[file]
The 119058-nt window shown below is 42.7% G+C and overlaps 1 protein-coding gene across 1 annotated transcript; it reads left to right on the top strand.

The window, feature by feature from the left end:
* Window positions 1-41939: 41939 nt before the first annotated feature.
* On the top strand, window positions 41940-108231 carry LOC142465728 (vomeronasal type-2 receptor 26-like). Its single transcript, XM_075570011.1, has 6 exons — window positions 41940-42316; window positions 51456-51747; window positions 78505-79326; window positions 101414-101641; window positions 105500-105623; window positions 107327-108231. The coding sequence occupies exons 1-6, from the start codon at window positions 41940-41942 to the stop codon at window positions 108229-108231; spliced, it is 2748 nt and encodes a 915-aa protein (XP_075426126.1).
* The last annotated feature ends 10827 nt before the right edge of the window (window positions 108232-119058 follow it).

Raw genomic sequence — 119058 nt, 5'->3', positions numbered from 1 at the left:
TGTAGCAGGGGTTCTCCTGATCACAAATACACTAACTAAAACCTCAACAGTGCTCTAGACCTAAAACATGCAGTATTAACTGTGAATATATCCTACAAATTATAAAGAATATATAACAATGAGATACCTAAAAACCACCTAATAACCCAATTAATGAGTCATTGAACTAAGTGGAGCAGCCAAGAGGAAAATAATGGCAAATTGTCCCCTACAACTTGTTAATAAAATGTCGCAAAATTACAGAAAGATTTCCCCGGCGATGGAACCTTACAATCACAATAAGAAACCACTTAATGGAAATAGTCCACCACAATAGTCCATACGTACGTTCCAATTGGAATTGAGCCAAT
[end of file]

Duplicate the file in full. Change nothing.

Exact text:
The 119058-nt window shown below is 42.7% G+C and overlaps 1 protein-coding gene across 1 annotated transcript; it reads left to right on the top strand.

The window, feature by feature from the left end:
* Window positions 1-41939: 41939 nt before the first annotated feature.
* On the top strand, window positions 41940-108231 carry LOC142465728 (vomeronasal type-2 receptor 26-like). Its single transcript, XM_075570011.1, has 6 exons — window positions 41940-42316; window positions 51456-51747; window positions 78505-79326; window positions 101414-101641; window positions 105500-105623; window positions 107327-108231. The coding sequence occupies exons 1-6, from the start codon at window positions 41940-41942 to the stop codon at window positions 108229-108231; spliced, it is 2748 nt and encodes a 915-aa protein (XP_075426126.1).
* The last annotated feature ends 10827 nt before the right edge of the window (window positions 108232-119058 follow it).

Raw genomic sequence — 119058 nt, 5'->3', positions numbered from 1 at the left:
TGTAGCAGGGGTTCTCCTGATCACAAATACACTAACTAAAACCTCAACAGTGCTCTAGACCTAAAACATGCAGTATTAACTGTGAATATATCCTACAAATTATAAAGAATATATAACAATGAGATACCTAAAAACCACCTAATAACCCAATTAATGAGTCATTGAACTAAGTGGAGCAGCCAAGAGGAAAATAATGGCAAATTGTCCCCTACAACTTGTTAATAAAATGTCGCAAAATTACAGAAAGATTTCCCCGGCGATGGAACCTTACAATCACAATAAGAAACCACTTAATGGAAATAGTCCACCACAATAGTCCATACGTACGTTCCAATTGGAATTGAGCCAAT